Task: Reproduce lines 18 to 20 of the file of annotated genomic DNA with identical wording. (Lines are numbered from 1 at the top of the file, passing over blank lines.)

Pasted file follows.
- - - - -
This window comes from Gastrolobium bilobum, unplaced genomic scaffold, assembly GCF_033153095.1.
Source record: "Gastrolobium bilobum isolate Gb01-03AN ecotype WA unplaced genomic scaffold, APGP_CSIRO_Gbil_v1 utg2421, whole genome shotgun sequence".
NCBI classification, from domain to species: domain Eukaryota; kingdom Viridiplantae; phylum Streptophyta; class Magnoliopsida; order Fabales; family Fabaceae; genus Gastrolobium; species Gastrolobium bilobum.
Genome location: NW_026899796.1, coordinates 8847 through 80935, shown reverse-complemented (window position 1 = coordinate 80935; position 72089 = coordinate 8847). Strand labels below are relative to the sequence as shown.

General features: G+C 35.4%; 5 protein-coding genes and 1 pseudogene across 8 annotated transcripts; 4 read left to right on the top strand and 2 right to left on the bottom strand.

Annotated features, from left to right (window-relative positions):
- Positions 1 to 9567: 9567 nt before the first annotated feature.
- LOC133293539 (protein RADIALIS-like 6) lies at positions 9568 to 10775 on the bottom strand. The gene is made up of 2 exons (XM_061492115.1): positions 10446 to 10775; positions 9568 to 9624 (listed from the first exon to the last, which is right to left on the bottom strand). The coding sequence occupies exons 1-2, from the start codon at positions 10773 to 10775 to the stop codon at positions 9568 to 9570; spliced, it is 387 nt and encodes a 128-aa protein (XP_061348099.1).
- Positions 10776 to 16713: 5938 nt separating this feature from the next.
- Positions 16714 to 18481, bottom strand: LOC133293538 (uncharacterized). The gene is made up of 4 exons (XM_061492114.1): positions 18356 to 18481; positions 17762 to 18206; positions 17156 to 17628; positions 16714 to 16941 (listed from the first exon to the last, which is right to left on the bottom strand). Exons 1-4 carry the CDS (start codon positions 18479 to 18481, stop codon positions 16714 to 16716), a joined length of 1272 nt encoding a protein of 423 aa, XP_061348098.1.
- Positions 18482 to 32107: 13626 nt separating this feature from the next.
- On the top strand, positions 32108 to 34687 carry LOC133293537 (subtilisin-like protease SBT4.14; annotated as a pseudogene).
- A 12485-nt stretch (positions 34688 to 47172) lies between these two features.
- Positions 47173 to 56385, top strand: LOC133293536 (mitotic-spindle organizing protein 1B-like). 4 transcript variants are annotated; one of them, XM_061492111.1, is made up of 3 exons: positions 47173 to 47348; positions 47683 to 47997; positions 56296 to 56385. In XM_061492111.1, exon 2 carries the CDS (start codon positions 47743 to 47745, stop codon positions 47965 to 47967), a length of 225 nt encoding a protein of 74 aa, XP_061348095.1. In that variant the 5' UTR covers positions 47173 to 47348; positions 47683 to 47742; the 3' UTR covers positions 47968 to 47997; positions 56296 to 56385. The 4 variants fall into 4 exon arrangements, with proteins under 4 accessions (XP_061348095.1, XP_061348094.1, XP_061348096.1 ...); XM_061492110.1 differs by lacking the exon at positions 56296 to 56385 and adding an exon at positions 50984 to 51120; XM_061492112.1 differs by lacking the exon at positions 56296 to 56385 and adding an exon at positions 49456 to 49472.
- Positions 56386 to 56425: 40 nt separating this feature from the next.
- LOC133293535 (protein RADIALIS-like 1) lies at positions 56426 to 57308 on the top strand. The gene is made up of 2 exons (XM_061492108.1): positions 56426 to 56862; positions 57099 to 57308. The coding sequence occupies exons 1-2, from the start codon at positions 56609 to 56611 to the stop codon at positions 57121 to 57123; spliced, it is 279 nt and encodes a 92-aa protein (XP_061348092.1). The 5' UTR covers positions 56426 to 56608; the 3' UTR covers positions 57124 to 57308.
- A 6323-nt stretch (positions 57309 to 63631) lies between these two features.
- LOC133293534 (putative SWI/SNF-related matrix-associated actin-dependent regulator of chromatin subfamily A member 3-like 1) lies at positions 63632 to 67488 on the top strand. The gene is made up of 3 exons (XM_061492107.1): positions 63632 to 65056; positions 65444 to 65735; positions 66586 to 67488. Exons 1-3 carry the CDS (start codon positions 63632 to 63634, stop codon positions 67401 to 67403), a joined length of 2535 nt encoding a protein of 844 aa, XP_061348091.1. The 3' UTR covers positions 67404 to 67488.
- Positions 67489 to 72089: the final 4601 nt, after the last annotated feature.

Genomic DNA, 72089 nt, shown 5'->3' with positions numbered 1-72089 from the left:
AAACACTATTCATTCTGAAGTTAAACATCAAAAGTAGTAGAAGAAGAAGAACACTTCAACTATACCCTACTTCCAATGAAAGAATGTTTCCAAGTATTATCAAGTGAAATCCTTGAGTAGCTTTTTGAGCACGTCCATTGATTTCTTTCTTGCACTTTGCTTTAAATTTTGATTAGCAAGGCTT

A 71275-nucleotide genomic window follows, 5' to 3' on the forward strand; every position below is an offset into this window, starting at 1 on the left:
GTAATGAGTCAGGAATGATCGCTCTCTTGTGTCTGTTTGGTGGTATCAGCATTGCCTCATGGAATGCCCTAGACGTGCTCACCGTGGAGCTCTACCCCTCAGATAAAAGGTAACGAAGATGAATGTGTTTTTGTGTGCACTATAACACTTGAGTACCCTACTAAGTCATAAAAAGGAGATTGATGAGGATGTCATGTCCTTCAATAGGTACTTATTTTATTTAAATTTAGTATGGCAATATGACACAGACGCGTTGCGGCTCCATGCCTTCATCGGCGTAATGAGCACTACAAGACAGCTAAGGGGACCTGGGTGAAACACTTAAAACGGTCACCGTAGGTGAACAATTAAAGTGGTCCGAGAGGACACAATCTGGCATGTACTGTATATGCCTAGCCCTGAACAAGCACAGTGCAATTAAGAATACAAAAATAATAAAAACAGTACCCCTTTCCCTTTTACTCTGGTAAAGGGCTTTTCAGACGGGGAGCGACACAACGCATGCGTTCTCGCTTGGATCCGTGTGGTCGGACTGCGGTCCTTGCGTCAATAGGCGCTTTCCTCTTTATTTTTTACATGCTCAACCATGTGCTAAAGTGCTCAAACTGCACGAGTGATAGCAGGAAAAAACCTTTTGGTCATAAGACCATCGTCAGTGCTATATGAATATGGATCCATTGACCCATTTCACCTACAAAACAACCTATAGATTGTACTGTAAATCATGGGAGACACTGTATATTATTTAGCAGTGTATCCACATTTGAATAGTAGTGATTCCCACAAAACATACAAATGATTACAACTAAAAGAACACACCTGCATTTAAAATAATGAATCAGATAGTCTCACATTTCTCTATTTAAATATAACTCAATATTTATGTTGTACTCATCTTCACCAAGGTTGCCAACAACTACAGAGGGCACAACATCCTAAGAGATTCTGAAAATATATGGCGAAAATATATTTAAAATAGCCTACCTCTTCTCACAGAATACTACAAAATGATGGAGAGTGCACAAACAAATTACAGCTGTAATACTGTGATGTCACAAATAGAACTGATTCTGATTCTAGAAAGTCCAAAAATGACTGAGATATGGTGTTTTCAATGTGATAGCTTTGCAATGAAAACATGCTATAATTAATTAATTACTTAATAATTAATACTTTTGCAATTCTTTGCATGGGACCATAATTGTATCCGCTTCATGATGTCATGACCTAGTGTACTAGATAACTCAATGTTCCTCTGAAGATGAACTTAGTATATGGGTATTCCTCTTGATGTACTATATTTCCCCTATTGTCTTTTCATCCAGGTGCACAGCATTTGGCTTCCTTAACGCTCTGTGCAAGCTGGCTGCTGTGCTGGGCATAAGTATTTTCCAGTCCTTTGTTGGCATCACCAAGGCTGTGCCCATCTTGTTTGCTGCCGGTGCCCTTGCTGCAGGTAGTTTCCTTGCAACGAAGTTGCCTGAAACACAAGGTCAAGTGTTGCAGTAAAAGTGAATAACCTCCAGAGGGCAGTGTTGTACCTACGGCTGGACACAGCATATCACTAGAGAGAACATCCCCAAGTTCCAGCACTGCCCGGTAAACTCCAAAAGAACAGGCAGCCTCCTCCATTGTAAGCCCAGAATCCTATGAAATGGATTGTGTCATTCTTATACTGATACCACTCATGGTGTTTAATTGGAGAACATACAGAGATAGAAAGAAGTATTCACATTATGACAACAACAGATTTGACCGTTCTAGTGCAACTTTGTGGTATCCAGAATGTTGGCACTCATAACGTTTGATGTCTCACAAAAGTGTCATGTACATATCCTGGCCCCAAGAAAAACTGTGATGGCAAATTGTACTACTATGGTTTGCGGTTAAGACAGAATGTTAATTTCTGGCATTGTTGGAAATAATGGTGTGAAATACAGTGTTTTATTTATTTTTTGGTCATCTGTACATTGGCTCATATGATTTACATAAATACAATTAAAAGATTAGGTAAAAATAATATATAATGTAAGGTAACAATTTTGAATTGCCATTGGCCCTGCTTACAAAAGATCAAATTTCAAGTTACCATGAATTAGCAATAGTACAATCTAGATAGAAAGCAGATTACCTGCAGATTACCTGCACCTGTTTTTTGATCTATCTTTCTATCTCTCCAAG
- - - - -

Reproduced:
- LOC133293534 (putative SWI/SNF-related matrix-associated actin-dependent regulator of chromatin subfamily A member 3-like 1) lies at positions 63632 to 67488 on the top strand. The gene is made up of 3 exons (XM_061492107.1): positions 63632 to 65056; positions 65444 to 65735; positions 66586 to 67488. Exons 1-3 carry the CDS (start codon positions 63632 to 63634, stop codon positions 67401 to 67403), a joined length of 2535 nt encoding a protein of 844 aa, XP_061348091.1. The 3' UTR covers positions 67404 to 67488.
- Positions 67489 to 72089: the final 4601 nt, after the last annotated feature.

Genomic DNA, 72089 nt, shown 5'->3' with positions numbered 1-72089 from the left: